We received one as an early Christmas present, and use it several times a week.

            (ObDisclaimer: This testimonial was given by an actual owner of an Instant Pot device, who was not reimbursed in any tangible form for their testimony)

        2. The water inside you won’t boil. It’s under pressure. As long as your eyes nose and mouth are sealed in something, you’ll be alright. You’d need something squeezing your chest to make it easier to breathe, but that’s just some tight fitting stretchy clothing.

        1. Maybe an oxygen/nitrogen mix at 5 or 7 psi. The nitrogen should make it easier to grow plants for food and at 7 psi water boils at about 180 degrees Fahrenheit, high enough for most cooking and coffee, while not making compression/decompression times too long. Maybe, I don’t know.

          1. Most plants cannot use atmospheric nitrogen at all. Some can do it with the help of bacteria, but they don’t need it if they get enough nitrate fertilizer. I expect, it would be more economic to give the nitrogen to the plants in concentrated form as fertilizer in contrast to maintaining a nitrogen containing atmosphere if this is for no other reason.

      2. “So in theory, all a person needs is something like a tight scuba suit with a hard helmet, maybe a rigid chest plate (to make it easier to breath) and some sort of insulated boots and overalls to work in space or on the moon.”

        I for one, would like some form of temperature regulation, a SCUBA suit during the day or night, (106°C (224°F) to -183°C (-298°F))might not be sufficient.

        B^)

      3. The problem comes from the trade off of 3 PSI vs 1 Atmosphere. There are much smarter people than you or I working on the problem. When it comes time to land people the real question will be: Did SpaceX get here first.

      4. At 200mbar (~the partial pressure of oxygen on earth) boils at 60°C. That’s much more than your body temperature. So no problem. Regarding coffee: A good espresso machine works at around 15bar – 800mbar difference are negligible. Other food could need a pressure cooker, a technology which is also well used and proven on earth.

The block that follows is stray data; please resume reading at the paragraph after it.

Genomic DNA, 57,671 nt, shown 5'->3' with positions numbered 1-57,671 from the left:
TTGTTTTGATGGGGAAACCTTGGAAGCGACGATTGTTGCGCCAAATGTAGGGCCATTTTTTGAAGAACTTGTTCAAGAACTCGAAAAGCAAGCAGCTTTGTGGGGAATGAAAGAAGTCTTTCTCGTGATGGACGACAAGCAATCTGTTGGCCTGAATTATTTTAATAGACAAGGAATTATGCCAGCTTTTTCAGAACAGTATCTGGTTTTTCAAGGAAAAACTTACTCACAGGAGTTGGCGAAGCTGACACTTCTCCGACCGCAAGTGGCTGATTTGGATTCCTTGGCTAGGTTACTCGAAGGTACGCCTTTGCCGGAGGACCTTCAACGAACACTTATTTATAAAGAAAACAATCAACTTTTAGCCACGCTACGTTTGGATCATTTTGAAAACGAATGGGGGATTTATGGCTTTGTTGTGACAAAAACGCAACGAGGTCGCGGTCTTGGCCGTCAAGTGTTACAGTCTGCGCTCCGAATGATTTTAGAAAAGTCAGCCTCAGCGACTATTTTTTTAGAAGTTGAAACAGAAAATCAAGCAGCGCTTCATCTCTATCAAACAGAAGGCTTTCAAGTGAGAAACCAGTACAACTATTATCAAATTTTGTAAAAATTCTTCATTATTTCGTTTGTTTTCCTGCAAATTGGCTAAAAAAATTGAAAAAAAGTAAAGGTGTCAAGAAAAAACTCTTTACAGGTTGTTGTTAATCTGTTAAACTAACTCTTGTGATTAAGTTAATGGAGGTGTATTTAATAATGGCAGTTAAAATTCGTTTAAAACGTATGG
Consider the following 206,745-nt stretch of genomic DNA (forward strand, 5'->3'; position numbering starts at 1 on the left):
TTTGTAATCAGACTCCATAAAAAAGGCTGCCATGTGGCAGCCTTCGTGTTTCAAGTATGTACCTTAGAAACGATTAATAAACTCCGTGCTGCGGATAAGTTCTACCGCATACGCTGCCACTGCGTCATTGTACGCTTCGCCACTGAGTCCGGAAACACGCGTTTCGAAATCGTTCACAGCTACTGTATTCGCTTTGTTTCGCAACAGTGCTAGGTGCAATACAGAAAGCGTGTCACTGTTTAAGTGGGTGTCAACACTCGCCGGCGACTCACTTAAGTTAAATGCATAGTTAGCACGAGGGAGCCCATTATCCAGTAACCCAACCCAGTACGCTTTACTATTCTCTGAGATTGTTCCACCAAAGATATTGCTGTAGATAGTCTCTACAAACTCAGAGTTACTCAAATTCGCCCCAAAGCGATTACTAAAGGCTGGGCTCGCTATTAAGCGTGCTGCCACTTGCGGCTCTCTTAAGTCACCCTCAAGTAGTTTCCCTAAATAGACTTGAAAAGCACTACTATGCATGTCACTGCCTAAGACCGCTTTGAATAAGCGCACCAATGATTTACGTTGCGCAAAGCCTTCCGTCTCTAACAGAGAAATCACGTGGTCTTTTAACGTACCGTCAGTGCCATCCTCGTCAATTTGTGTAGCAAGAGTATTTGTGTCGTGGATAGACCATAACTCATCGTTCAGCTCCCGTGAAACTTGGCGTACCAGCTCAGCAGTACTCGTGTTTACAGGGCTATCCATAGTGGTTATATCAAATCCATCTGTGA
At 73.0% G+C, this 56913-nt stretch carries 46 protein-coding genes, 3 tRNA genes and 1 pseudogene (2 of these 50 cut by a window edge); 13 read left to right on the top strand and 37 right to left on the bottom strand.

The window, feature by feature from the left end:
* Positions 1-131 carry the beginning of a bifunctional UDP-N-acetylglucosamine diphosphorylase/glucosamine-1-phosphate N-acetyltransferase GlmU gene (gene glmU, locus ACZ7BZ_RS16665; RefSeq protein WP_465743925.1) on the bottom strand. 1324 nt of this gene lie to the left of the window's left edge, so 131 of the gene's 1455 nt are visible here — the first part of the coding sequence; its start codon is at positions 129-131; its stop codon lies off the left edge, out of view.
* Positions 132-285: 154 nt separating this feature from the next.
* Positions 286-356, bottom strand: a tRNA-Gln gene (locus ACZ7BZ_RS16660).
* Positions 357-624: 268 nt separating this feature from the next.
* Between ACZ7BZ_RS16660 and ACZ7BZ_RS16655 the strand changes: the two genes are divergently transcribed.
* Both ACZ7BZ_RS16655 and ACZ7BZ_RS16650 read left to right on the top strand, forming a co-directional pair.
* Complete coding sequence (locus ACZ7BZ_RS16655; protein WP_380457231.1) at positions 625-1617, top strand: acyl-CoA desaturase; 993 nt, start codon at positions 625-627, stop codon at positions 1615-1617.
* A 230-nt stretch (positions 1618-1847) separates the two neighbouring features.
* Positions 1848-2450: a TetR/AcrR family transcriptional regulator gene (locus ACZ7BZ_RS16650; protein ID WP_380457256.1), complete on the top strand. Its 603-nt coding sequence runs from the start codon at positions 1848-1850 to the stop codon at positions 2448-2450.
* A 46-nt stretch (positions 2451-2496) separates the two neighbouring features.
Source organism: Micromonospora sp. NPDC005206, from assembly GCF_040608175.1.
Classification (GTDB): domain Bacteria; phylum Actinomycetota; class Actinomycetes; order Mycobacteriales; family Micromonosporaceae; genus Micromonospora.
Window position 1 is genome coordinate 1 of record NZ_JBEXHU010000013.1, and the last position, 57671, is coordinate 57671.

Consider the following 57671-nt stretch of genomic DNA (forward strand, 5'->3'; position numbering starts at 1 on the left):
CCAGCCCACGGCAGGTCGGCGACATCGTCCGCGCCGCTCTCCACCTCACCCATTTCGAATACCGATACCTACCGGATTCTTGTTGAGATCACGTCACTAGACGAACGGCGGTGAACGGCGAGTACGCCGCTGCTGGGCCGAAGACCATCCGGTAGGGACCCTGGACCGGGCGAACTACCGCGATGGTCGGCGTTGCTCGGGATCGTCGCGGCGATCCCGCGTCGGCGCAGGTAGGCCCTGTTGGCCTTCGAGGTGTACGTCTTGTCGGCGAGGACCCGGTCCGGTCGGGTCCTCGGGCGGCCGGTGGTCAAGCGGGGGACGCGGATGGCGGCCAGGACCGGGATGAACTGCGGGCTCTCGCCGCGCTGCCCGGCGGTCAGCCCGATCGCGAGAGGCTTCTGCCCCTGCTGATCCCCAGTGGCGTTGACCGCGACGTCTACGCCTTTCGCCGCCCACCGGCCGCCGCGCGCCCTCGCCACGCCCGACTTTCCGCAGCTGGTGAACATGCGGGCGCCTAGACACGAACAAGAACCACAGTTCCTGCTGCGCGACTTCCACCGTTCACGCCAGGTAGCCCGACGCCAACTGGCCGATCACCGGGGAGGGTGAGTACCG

What I don’t know is how the plants react to this. For sure they need their carbon dioxide.

      5. If all you needed to do was lie there and breathe and barely stay alive, sure. If you had to do any kind of work that would cause all kinds of issues.

        If someone is working in vacuum, especially on a body with some significant surface gravity, I’m hoping there’s a lot of development in powered exosuits. I think it would be the only way to combat the exhaustion along with the multitude of other problems that come with space suits. With the already low gravity, I’d imagine that a few men in powered suits could do most of the work of a crane. Plus, when the colonies inevitably revolt against the hegemony of Earth you can bolt guns and heat-sabers to them and then you have Mobile Suit Gundam.

  4. It’s also worth mentioning magma electrolysis for oxygen generation and production of silicon[1]. One can electrolyze molten rock, which is mostly silicates, to yield oxygen and mixture of silicon and metals. A process has been proposed for making solar cells from this silicon[2],[3] in a manner so as to pave them on to the moon. Sure you need to import some dopants from earth, but one only needs something like a kilogram per square kilometer.

    [1]https://isru.nasa.gov/Molten_Regolith_Electrolysis.html
    [2]https://ntrs.nasa.gov/archive/nasa/casi.ntrs.nasa.gov/20050110155.pdf
    [3]http://www.niac.usra.edu/files/library/meetings/annual/jun00/433Ignatiev.pdf

    1. “pave them on the moon” – I hope you do not plan again solar roadways. :-) Solar panels are much less efficient, if they have to stand heavy traffic on them.
      Of course I am sure this was not the intention on the moon. :-)

  5. The twitter link here compared colonizing the moon to Mars. Wouldn’t Mars be a lot easier due to the presence of at least a minimal atmosphere? I don’t mean to imply that that atmosphere is or can be made breathable, but it makes containing a proper atmosphere in a habitat or a suit a lot easier, no?

      1. One big benefit of going to the Moon is there’s no need to worry about launch windows for an emergency return, if you don’t care about doing anything like a precision landing. Moon is *here* Earth is *there*. Aim *that way* at the right time in the lunar orbit, at the right angle and you’ll come back from Space today. Coming back from anywhere else in the solar system is considerably more difficult.